Freely available technology makes it possible to create alternative realities for mass consumption, where revered leaders and hated enemy leaders can be created and displayed over and over until the truth becomes just another option. We have automated disinformation, and people continue to build their worldviews on these manipulated tales. Many of the modern challenges facing politicians, including those in the West, can very efficiently be addressed by using AI-driven systems and machines. Opinion formation and maintenance, influencing, intelligence gathering, crime and crowd control, communication with various levels of individuals and groups – these are all problems for which AI has cost-effective, unique solutions. With new technology comes new ethical and moral questions, and it is here, with these new and often unprecedented new frontiers that we face some of our biggest future conflicts. As mentioned earlier, I predict that with these new conflict causes and parameters, we will soon be facing new ethical conflict boundaries and quandaries in democratic societies. 

We already seem to be highly offended if our own telephone communications are intercepted by the state when at home, but rather indifferent when it happens to those bad people over there, a continent away. We do not want the RQ-170 Sentinel drone over our neighbourhood, but it is acceptable when it conducts surveillance of Osama bin Laden’s hideout in Pakistan. With the power of surveillance and destruction that AI already possess, the necessary boundaries between states, groups and individuals will be tested like never before. Some very difficult decisions will have to be made by modern citizens living in the age of AI, and some of those difficult decisions are going to be made for us, without us being at the table. 

Many of these conflicts, in the end, will be with ourselves and our consciences. As always, our worldviews may very well be the final arbiter in what our future societies will accept and what not. And who will be the puppet masters in shaping those worldviews when AI starts showing its dark benefits to besieged politicians and geopolitical leaders, how difficult will it really be to use these new technologies to align our worldviews with what is perceived as beneficial social behaviour, the national interest and other favourite political slogans? What tremendously harmful conflicts lie ahead when these explosive debates will need to occur in an already heavily polarized society?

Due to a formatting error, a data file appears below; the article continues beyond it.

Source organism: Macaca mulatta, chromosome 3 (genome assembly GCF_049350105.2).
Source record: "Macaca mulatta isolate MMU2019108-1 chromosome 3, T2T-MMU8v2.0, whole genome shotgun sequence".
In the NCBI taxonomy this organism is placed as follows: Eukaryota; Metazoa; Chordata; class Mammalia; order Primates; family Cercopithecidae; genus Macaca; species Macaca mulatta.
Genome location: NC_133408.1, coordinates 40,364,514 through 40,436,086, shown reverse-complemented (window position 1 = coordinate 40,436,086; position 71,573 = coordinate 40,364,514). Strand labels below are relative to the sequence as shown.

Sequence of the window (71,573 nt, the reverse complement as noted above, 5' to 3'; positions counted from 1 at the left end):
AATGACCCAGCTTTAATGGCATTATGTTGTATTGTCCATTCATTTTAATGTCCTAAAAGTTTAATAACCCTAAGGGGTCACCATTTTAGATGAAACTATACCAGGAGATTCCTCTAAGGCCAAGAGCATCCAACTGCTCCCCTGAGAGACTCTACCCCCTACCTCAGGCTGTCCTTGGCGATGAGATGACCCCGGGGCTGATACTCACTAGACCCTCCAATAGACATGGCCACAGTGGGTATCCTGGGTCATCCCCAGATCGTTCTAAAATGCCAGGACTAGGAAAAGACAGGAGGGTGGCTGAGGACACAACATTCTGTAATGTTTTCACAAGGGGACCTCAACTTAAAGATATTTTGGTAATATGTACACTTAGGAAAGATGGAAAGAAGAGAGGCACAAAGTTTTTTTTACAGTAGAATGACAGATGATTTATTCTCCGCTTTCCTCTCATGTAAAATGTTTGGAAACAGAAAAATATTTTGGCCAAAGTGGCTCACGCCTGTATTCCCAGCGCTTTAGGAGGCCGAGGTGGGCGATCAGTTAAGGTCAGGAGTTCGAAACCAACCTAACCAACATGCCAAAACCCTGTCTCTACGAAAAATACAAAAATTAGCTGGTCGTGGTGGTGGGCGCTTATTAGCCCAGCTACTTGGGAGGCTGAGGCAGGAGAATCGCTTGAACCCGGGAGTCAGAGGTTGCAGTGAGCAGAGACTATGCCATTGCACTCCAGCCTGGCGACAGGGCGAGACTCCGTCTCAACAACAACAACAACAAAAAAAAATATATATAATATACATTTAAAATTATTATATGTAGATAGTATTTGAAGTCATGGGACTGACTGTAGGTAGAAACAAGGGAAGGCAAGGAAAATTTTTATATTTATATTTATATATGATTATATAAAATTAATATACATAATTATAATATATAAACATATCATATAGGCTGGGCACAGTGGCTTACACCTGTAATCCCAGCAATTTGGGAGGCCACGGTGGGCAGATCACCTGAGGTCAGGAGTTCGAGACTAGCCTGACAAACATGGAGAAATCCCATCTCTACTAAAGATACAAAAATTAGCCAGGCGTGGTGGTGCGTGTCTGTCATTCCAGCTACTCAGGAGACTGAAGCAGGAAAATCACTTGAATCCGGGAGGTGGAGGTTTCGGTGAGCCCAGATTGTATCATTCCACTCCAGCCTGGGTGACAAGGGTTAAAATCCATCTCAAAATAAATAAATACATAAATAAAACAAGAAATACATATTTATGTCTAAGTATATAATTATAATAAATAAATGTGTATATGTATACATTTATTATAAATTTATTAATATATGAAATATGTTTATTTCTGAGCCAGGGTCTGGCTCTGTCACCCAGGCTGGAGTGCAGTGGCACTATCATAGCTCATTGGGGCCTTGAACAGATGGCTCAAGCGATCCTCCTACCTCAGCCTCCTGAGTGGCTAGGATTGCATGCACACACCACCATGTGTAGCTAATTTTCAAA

Not convinced of the new challenges? Let us assume that an unmanned AI-assisted drone hovers over your neighbourhood for a few days, and in the process, picks up a telephonic conversation between your neighbours plotting the assassination of a senior politician. Can this information be used to arrest and detain them, and as evidence in their trial? If one of those participants was your son? What if the overheard crime was the illegal sale of a small envelope of crack? Where would you draw the line? Can an insurance company use a heart murmur picked up from your exercise watch to affect your insurance premium? Can your college application be influenced by video footage of your sexual activities that you regarded as private but collected by our friendly neighbourhood drone? Can we use those technologies against “the enemy”? Where do those fences run? International terrorists? Insurrectionists? Racists? People who are “clearly wrong”? 

Your answers to all of these existing questions all flow from your worldview. Our worldviews are important to us, and they have real world consequences, maybe now more than ever. Again we need to remember the short causal chain we are working with in these conflict considerations. A worldview can, and probably inevitably will, influence the algorithms designed and implemented by the AI operators in any given country. This will then, again rather inevitably, lead to bias intended or unintended, in how AI assisted technologies either make decisions for us or give us information on which we base our decisions, and here again we inevitably end up with the product that we started building when we started writing the algorithm. 

It will take a particularly hardy type of naivety to believe that the algorithms designed in a totalitarian dictatorship will always lead to the same place as one designed under the scrutiny of a democratic state. Algorithms and other AI “minds”, from chess games to facial recognition programs, are all written with a specific or discernible goal in mind, and those goals are not the same, our worldviews dictate them, on conscious and subconscious levels. Add the black box problem (where we are not able to discern how a result or decision was arrived at), and worldviews become essential drivers of AI outcomes and their resultant conflicts. For now at least, understanding how a decision was arrived at may be impossible or extremely difficult, and we may need to show with a high degree of accuracy and certainty how such a process unfolded, whether that is in military assessments, legal or security attribution and liability questions, fairness and inclusion inquiries and so on. In these few examples of very probable or even already existing scenarios we see how worldviews aid and abet the causation and drivers of our conflicts.